Apple has come out with a second beta of Mac OS X Yosemite for developers, but it's not clear whether this latest build will address the WiFi problems that continue to affect an undetermined but apparently substantial number of users.
With this build, labeled 10.10.2 (14C68k), Apple didn't identify any specific problem areas it would like developers to focus on as they test the OS, according to multiple reports from news outlets and individuals with access to the release notes.
When Apple released the first beta of Yosemite little over two weeks ago, it asked developers to pay particular attention to several issues, including WiFi, which has been a constant source of complaints since the OS came out.
That first beta yielded a formal OS update released to the public on Monday. However, that update, labeled 10.10.1, didn't stamp out the WiFi problems. Affected users have continued posting complaints in Apple discussion forums, third-party sites and social media services.
The longest thread in the Apple Support site about this problem, titled "OSX Yosemite Wifi issues," has more than 1,330 comments and has been viewed almost 259,000 times since Yosemite first came out in mid-October.
According to Computerworld, those figures stood on Monday at about 1,100 messages and 208,000 views, so since the release of the update the thread has grown by about 230 comments and by about 51,000 views.
The most common complaint from affected users is that after installing Yosemite their WiFi connection becomes very slow or highly unstable, dropping every few minutes.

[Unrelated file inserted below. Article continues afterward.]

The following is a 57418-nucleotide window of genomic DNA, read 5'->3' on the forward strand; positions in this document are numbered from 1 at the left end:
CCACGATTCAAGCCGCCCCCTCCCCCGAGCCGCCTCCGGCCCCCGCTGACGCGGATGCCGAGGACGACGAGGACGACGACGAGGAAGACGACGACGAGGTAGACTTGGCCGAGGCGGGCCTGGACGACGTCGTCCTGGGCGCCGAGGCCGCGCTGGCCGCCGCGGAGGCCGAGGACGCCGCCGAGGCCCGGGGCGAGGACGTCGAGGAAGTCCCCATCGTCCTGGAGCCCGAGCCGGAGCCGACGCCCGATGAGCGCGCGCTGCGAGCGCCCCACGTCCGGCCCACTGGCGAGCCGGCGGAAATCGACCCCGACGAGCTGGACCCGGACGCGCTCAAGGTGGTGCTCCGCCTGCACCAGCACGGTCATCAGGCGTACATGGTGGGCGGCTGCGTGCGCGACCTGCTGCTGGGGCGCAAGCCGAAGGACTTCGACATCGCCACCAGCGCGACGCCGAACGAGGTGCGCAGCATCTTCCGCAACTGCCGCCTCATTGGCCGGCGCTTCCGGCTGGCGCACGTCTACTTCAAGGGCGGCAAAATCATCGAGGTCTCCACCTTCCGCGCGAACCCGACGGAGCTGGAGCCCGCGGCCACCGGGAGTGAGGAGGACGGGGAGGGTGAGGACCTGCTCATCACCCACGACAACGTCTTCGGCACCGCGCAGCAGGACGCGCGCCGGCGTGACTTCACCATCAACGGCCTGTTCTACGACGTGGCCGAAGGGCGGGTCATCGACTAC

"Yup. Here on 10.10.1 on the same Retina MacBook Pro. Drops out about every 10 minutes for about 30-40 seconds, then remains somewhat stable for another 10 minutes before doing the same over and over again," reads the most recent comment posted on that thread, from a user identified as MrVinney96.
New threads have sprouted up specifically after the update failed to solve affected users' WiFi problems.
Apple didn't respond to a request for comment on Friday, nor has it so far provided an explanation as to what might be causing the WiFi problems, despite multiple attempts by IDG News Service and other news outlets to obtain information from the company.
Juan Carlos Perez covers enterprise communication/collaboration suites, operating systems, browsers and general technology breaking news for The IDG News Service. Follow Juan on Twitter at @JuanCPerezIDG.
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